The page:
|Congress, Gen. Recs. Treasury Dept., Nat. Arch.). The committee's version of the bill as reported to the House of Representatives on January 12 appears in Congressional Globe, 37th Cong., 3d sess., 1862-63, 283-84, and the act as signed into law by Lincoln on March 3 may be found in Statutes at Large, 12:709-13.|
|2.||The committee's version of the bill called for 6 percent bonds payable after twenty years. Chase's suggested amendments allowed for an unspecified shorter term. In final form the act authorized "10-40" bonds--payable not less than ten nor more than forty years from their date of issue--bearing up to 6 percent interest.|
|3.||The committee's original bill would have authorized $300 million in notes for payment of the military and other government creditors. This measure followed up on the joint resolution of January 17 that addressed the issue of pay to the army and navy (see Chase to William P. Fessenden, January 7, 1863 [above]). In his amended version of the bill Chase substituted a figure of $150 million, and that number was in the version of the bill that passed Congress.|
|4.||The act as approved in March contained the committee's provision for a semiannual duty of one percent on bank notes. The amount of a bank's circulation subject to the tax varied according to a graduated scale: larger institutions paid the duty on smaller portions of their circulation than did smaller banks. Chase disliked the scaled tax and suggested instead a rate of 2 percent of the gross circulation of bank notes.|
|5.||The committee's bill contained a section that would have allowed banks to receive deposits of some Federal funds. As indicated by Chase's terminology, the system was reminiscent of the government's use of favored private banks as federal depositories during Andrew Jackson's conflict with the Bank of the United States. In presenting his amendments to Spaulding, Chase suggested that the pending bank bill (H.R. 656) should supercede this section of the act. The ways and means bill as finally passed did not contain the provision. Hammond, Banks and Politics, 419-20.|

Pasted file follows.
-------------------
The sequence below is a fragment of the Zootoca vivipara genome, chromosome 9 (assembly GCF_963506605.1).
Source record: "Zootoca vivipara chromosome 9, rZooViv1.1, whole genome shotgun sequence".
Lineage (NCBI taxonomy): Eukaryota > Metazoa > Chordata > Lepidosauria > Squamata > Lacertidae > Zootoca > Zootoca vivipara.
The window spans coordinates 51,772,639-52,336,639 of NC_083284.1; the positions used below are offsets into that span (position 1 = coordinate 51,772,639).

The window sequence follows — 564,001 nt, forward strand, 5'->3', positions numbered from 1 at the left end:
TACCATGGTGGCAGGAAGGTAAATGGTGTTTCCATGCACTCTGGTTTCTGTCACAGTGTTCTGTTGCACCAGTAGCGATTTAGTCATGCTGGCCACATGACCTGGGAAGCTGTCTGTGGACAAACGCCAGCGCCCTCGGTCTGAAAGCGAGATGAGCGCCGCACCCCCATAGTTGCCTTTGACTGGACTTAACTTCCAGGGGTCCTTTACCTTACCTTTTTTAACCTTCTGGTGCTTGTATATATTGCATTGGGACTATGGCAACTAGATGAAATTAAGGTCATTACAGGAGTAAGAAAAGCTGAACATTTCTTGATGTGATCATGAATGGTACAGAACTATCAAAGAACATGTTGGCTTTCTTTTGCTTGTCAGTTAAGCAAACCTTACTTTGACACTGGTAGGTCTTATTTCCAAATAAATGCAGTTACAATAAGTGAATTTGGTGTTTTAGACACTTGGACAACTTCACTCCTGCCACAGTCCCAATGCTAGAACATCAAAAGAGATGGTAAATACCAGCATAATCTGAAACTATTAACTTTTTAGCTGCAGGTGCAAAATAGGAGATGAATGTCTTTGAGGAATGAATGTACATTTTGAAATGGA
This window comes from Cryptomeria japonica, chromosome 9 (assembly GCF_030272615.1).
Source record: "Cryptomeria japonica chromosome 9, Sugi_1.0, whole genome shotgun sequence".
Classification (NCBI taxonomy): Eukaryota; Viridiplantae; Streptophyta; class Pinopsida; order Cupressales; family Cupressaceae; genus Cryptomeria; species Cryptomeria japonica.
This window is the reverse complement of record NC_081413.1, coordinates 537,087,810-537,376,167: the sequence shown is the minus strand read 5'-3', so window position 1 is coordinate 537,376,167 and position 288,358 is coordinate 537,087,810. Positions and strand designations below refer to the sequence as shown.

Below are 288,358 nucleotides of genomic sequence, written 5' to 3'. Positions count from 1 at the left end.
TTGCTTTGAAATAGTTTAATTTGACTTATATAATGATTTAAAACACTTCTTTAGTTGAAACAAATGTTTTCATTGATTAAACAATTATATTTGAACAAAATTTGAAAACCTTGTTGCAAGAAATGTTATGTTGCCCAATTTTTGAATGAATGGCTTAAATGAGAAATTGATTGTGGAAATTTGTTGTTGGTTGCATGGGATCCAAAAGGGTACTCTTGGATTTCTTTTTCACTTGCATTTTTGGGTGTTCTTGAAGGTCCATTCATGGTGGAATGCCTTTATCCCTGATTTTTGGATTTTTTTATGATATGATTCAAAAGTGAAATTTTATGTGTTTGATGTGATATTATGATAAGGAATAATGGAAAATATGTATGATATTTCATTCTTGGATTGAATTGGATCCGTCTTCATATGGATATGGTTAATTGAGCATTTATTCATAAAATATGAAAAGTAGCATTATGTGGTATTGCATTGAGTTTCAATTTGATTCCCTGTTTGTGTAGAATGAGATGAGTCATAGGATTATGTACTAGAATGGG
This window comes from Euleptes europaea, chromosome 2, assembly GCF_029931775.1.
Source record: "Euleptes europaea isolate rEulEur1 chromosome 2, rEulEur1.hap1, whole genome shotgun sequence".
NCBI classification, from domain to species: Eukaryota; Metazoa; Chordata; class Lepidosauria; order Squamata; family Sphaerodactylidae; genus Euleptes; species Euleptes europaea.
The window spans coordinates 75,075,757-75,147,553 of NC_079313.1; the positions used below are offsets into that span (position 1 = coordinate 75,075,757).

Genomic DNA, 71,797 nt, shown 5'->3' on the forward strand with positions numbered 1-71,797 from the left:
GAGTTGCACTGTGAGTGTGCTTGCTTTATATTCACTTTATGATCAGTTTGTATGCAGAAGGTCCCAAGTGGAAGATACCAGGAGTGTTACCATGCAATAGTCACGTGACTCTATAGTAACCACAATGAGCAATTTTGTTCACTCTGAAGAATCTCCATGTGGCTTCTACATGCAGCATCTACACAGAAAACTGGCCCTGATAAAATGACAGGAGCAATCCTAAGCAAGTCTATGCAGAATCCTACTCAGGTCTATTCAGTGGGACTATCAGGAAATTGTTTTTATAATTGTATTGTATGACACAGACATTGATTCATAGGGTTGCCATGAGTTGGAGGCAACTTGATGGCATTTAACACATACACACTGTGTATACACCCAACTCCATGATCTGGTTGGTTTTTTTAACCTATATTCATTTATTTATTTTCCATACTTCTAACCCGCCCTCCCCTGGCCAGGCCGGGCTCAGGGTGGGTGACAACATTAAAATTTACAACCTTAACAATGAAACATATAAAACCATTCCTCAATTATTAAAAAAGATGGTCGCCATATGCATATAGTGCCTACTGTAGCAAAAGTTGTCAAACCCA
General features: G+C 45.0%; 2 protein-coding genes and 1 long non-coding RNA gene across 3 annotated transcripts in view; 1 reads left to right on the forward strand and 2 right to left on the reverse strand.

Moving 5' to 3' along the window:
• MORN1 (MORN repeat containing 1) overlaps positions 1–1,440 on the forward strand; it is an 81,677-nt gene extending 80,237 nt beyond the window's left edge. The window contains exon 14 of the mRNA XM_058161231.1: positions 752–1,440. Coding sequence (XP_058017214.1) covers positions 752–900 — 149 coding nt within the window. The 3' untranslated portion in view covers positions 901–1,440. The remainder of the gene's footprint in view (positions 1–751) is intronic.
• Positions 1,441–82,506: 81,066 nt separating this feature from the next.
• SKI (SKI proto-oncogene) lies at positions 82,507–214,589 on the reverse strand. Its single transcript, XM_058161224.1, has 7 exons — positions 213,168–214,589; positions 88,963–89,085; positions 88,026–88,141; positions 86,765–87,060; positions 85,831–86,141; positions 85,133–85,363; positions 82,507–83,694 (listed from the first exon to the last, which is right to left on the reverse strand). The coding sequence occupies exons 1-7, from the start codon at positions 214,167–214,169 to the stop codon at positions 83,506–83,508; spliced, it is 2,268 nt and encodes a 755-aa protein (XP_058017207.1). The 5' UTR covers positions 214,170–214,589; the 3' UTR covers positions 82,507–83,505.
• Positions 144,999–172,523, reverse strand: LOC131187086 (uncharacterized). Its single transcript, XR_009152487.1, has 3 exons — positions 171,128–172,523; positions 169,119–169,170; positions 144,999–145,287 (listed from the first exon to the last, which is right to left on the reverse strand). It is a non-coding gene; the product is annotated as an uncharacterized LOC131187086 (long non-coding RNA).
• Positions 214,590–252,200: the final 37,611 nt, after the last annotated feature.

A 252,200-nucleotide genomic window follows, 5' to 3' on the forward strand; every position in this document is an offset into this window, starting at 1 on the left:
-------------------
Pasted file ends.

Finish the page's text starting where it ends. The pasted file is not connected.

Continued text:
|6.||In addition to the amendments noted in this letter, Chase, in his January 22 communication to Spaulding, asked for the elimination of convertibility clauses that would have allowed the exchange of notes issued under the act for bonds on a dollar-for-dollar basis. Chase also requested some changes concerning the authorization for issues of notes. The act as passed in March incorporated those amendments. Chase continued to labor to shape details of the act as it worked its way through Congress. Chase to William P. Fessenden, Feb. 24, 1863 ( John Sherman Papers, L.C.); draft section of bill, [ Feb. 23, 1863] (Committee on Finance, 37th Cong., Recs. of U.S. Senate, Nat. Arch.).|
Letterpress copy of autograph letter. Chase Papers, Historical Society of Pennsylvania (micro 24:0841).
Washington Jany 25, 1863
My dear Bishop
Your letter should have been answered at once, but I need not apologize to you for delay; for you know my hindrances.1 Ever since writing this initial sentence I have been interrupted half a dozen times by half a dozen callers on various business.
It is impossible for me to express my anxiety concerning the state of the country; but my ignorance of the real condition except so far as my own department is concerned is almost as great as my anxiety. Our Administration, under the President's system, if system it be, is Departmental. There are some important matters which the President reserves substantially to himself--for example those relating to slavery for the most part. He also not unfrequently determines important & some times unimportant questions concerning the War; and decides on many